Special Issue "Quantum Field Theory of Open Systems"

A special issue of Universe (ISSN 2218-1997). This special issue belongs to the section "Field Theory".

Deadline for manuscript submissions: 25 February 2022.

Special Issue Editors

Prof. Dr. Janos Polonyi
E-Mail Website
Guest Editor
CNRS-IPHC, Strasbourg University, 23 rue du Loess, BP28 67037 Strasbourg, France
Interests: quantum field theory; renormalization group; electrodynamics; open quantum systems; quantum-classical transition; decoherence; time arrow
Dr. Sandor Nagy
E-Mail
Guest Editor
Department of Theoretical Physics, University of Debrecen, P.O. Box 5, H-4010 Debrecen, Hungary
Interests: quantum field theory; renormalization; phase transitions; open quantum systems

Special Issue Information

Dear Colleagues,

Relativistic quantum field theory, in particular QED, has been developed in the middle of the last century to describe high energy scattering experiments. The extension of the perturbation expansion in quantum mechanics to the transition amplitudes, given in the interaction representation, has been completed by the method using Feynman graphs. Ever since then, there has been a growing need for quantum field theory beyond scattering experiments, and the corresponding perturbation expansion has been introduced by J. Schwinger and bears the name Closed Time Path formalism. This scheme covers the calculation of expectation values and provides a more universal language of quantum theory. The effective theory approach to quantum field theory, developed within this formalism, can cope with open quantum systems. Similar results have been found by L. V. Keldysh by extending Feynman graph techniques to thermal equilibrium.

We believe that the Schwinger–Keldysh formalism is the natural language of quantum field theory since it covers both closed and open interactions in a natural manner. This issue is all the more important because the observed quantum systems tend to be open through interaction channels both at low and at high energy, reflecting the limit of our possibilities and knowledge, respectively. The uncontrollable small energy exchange with the environment leads to the violation of conservation laws, the dynamical breakdown of the time reversal invariance, dissipation, decoherence and relaxation. The last two phenomena are essential to the emergence of classical physics and statistical mechanics. The unknown high energy physics, beyond the current space resolution of the experiments, together with the UV divergences of realistic quantum field theoretical models, force us to use cutoff or effective theories which are valid up to some energy scale. Hence, the usual renormalization group procedure also has to be extended to open dynamics.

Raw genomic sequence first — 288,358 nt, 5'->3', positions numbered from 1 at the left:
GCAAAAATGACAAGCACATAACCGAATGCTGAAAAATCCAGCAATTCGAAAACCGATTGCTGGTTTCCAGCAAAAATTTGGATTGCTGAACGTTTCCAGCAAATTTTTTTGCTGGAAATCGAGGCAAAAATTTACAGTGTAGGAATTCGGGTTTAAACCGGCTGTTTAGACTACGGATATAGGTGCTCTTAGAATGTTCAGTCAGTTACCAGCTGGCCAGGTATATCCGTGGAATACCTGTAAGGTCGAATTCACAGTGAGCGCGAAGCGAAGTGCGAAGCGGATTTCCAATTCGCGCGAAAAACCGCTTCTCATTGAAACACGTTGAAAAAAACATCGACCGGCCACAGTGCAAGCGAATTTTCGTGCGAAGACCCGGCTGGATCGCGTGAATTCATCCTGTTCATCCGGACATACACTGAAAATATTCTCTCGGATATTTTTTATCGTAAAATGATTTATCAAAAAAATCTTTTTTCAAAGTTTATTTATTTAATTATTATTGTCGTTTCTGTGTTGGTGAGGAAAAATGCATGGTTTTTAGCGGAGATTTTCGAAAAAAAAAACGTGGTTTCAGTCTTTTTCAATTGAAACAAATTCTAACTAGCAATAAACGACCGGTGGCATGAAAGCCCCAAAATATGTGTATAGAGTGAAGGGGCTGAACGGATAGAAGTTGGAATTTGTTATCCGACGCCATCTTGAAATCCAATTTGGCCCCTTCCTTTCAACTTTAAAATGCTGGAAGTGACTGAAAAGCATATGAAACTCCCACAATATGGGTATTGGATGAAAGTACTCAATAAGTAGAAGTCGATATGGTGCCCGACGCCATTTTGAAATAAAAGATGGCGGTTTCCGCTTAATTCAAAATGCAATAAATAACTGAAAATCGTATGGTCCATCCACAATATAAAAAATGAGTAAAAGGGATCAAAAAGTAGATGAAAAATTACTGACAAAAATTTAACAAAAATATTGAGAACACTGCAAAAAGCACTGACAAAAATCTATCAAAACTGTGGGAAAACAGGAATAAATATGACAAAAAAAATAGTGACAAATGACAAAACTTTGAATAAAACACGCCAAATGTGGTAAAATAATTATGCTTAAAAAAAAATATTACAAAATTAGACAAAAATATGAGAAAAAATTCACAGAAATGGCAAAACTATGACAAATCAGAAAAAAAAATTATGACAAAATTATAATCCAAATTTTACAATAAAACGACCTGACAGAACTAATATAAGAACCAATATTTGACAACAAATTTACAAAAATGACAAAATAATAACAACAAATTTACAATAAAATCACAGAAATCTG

The quantum field theory of open systems allows us to access a number of important physical questions:

Why is the conventional quantum description, based on pure states and closed dynamics, so efficient in the presence of the ubiquitous entanglement?

What is the relation between decoherence and dissipation?

In what sense is equilibrium statistical physics the IR fixed point of an infinite open system?

How do the classical, macroscopic averages emerge from the quantum domain?

How can nanophysics be connected to micro- and macro-physics in a quantitative manner?

Contributions are expected to touch these and other issues of open many-body physics.

Prof. Dr. Janos Polonyi
Dr. Sandor Nagy
Guest Editors

Manuscript Submission Information

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Keywords

  • open quantum system
  • dissipation
  • decoherence
  • relaxation
  • renormalization

Published Papers

This special issue is now open for submission.
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